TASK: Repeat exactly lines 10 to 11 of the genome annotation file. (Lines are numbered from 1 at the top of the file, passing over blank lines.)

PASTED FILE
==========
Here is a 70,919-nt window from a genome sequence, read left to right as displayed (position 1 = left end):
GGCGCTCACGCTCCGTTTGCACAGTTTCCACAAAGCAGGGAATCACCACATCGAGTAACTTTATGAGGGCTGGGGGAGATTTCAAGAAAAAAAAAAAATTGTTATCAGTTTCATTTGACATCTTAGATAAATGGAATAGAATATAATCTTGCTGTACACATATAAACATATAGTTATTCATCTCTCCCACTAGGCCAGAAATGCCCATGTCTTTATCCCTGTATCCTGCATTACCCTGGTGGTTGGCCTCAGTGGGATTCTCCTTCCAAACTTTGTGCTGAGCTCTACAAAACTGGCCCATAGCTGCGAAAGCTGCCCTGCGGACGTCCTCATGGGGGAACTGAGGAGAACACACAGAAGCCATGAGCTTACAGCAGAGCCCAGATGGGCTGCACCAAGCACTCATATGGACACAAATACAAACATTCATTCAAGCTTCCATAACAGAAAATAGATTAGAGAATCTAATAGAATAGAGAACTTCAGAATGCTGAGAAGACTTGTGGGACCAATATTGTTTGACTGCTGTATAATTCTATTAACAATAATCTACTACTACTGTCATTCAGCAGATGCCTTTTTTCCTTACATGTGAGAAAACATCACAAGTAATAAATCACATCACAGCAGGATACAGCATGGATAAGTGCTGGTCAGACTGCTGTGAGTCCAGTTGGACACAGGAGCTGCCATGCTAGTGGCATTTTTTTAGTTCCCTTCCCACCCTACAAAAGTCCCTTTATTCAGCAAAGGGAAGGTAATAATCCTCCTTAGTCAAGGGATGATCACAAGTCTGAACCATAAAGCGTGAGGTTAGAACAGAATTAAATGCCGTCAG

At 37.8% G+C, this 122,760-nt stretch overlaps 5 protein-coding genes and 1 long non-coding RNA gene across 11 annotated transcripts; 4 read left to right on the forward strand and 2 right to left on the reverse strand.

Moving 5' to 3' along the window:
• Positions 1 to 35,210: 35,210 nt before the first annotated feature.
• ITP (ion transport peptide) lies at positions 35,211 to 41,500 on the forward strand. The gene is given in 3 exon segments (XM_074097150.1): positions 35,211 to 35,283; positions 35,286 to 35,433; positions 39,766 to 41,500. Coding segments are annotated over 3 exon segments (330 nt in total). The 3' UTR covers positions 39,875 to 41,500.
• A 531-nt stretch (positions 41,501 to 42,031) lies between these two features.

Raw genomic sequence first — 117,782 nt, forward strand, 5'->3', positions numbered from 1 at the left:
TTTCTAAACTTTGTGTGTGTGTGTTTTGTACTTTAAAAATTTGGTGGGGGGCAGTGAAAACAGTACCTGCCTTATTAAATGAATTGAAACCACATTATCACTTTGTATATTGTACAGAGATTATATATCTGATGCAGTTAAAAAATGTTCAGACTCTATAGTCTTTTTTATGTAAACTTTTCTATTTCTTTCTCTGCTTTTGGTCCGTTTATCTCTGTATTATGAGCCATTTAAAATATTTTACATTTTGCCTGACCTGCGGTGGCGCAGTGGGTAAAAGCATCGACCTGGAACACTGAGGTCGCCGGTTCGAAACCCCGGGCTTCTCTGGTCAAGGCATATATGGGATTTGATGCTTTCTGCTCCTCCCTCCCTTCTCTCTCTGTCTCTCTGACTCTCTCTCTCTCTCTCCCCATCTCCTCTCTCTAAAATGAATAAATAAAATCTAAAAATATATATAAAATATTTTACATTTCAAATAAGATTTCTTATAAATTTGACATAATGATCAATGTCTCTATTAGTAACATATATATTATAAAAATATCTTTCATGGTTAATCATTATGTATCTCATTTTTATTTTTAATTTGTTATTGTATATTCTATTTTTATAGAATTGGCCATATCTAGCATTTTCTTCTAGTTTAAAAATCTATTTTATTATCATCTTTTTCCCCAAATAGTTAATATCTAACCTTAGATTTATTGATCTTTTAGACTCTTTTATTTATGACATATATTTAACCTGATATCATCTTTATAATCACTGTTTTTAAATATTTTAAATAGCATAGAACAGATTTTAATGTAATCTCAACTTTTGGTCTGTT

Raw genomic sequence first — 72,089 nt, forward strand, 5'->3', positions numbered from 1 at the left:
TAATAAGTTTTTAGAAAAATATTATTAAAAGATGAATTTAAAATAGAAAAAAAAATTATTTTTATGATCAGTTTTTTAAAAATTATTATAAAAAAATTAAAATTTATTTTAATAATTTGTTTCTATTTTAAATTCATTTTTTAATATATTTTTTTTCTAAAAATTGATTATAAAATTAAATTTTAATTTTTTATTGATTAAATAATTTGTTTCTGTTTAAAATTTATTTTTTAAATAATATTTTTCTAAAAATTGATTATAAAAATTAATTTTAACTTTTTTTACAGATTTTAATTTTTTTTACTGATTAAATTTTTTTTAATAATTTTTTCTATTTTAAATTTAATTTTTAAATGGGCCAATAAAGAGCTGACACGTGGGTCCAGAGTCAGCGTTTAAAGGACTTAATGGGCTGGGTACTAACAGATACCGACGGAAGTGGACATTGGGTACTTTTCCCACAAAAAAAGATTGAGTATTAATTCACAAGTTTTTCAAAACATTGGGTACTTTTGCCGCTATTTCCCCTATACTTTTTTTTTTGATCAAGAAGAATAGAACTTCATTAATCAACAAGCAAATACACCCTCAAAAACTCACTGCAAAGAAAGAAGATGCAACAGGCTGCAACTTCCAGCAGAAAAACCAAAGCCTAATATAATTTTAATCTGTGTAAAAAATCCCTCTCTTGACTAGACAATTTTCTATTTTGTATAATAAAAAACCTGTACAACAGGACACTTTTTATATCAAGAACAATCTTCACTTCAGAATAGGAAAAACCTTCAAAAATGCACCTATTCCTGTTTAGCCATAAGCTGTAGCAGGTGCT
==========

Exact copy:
Raw genomic sequence first — 72,089 nt, forward strand, 5'->3', positions numbered from 1 at the left:
TAATAAGTTTTTAGAAAAATATTATTAAAAGATGAATTTAAAATAGAAAAAAAAATTATTTTTATGATCAGTTTTTTAAAAATTATTATAAAAAAATTAAAATTTATTTTAATAATTTGTTTCTATTTTAAATTCATTTTTTAATATATTTTTTTTCTAAAAATTGATTATAAAATTAAATTTTAATTTTTTATTGATTAAATAATTTGTTTCTGTTTAAAATTTATTTTTTAAATAATATTTTTCTAAAAATTGATTATAAAAATTAATTTTAACTTTTTTTACAGATTTTAATTTTTTTTACTGATTAAATTTTTTTTAATAATTTTTTCTATTTTAAATTTAATTTTTAAATGGGCCAATAAAGAGCTGACACGTGGGTCCAGAGTCAGCGTTTAAAGGACTTAATGGGCTGGGTACTAACAGATACCGACGGAAGTGGACATTGGGTACTTTTCCCACAAAAAAAGATTGAGTATTAATTCACAAGTTTTTCAAAACATTGGGTACTTTTGCCGCTATTTCCCCTATACTTTTTTTTTTGATCAAGAAGAATAGAACTTCATTAATCAACAAGCAAATACACCCTCAAAAACTCACTGCAAAGAAAGAAGATGCAACAGGCTGCAACTTCCAGCAGAAAAACCAAAGCCTAATATAATTTTAATCTGTGTAAAAAATCCCTCTCTTGACTAGACAATTTTCTATTTTGTATAATAAAAAACCTGTACAACAGGACACTTTTTATATCAAGAACAATCTTCACTTCAGAATAGGAAAAACCTTCAAAAATGCACCTATTCCTGTTTAGCCATAAGCTGTAGCAGGTGCT